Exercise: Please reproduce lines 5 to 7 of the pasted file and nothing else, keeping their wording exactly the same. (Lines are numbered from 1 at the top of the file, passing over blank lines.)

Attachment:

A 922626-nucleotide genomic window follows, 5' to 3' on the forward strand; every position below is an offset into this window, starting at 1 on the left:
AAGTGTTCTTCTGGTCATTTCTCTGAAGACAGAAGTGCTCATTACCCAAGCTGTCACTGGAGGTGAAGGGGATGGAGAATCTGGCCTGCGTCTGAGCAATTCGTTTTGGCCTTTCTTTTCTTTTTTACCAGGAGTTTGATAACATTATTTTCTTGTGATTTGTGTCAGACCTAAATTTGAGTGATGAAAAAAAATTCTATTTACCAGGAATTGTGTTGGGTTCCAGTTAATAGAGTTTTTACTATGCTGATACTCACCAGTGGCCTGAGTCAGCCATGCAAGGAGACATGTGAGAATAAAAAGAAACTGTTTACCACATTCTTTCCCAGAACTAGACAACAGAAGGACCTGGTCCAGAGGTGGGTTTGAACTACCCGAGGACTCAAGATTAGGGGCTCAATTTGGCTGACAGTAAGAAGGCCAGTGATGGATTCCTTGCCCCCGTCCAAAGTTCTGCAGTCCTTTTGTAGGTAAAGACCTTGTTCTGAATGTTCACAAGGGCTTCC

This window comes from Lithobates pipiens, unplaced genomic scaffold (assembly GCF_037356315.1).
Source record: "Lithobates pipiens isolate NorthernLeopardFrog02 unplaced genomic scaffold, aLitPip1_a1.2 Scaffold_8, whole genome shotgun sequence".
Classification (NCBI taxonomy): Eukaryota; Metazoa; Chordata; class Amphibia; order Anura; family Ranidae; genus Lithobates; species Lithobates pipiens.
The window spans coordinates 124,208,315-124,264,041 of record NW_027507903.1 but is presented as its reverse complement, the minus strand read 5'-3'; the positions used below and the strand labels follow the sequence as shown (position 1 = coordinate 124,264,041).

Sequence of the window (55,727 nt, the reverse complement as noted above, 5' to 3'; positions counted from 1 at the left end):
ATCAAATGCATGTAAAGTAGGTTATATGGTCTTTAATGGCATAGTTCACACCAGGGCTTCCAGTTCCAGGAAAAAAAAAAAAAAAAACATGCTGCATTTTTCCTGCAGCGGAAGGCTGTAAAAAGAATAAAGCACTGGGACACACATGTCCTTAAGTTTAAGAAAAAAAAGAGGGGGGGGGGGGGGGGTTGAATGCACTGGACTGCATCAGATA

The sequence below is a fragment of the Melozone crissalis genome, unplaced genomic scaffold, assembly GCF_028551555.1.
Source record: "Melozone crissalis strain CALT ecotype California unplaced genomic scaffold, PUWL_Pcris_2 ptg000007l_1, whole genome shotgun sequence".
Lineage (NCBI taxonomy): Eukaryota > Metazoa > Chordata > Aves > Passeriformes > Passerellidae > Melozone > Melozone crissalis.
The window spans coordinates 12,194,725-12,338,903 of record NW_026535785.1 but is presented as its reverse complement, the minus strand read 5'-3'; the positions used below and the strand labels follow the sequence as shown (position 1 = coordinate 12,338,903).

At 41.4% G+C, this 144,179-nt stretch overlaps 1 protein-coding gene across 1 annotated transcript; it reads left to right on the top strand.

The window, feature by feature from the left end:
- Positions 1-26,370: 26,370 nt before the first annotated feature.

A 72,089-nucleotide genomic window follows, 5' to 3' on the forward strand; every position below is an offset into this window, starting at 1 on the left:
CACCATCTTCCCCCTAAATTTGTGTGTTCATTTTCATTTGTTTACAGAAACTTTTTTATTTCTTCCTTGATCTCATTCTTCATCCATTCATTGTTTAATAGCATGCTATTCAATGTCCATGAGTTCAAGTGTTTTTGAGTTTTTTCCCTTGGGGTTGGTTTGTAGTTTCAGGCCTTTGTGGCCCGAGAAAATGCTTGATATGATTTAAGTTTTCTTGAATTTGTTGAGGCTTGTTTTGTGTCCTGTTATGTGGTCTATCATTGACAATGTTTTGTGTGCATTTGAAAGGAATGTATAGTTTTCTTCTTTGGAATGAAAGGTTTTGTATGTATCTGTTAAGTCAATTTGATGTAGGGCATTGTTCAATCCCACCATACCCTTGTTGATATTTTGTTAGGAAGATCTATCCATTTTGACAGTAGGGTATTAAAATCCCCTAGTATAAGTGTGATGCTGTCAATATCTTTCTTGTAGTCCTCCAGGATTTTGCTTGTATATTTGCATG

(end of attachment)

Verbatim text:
Classification (NCBI taxonomy): Eukaryota; Metazoa; Chordata; class Amphibia; order Anura; family Ranidae; genus Lithobates; species Lithobates pipiens.
The window spans coordinates 124,208,315-124,264,041 of record NW_027507903.1 but is presented as its reverse complement, the minus strand read 5'-3'; the positions used below and the strand labels follow the sequence as shown (position 1 = coordinate 124,264,041).

Sequence of the window (55,727 nt, the reverse complement as noted above, 5' to 3'; positions counted from 1 at the left end):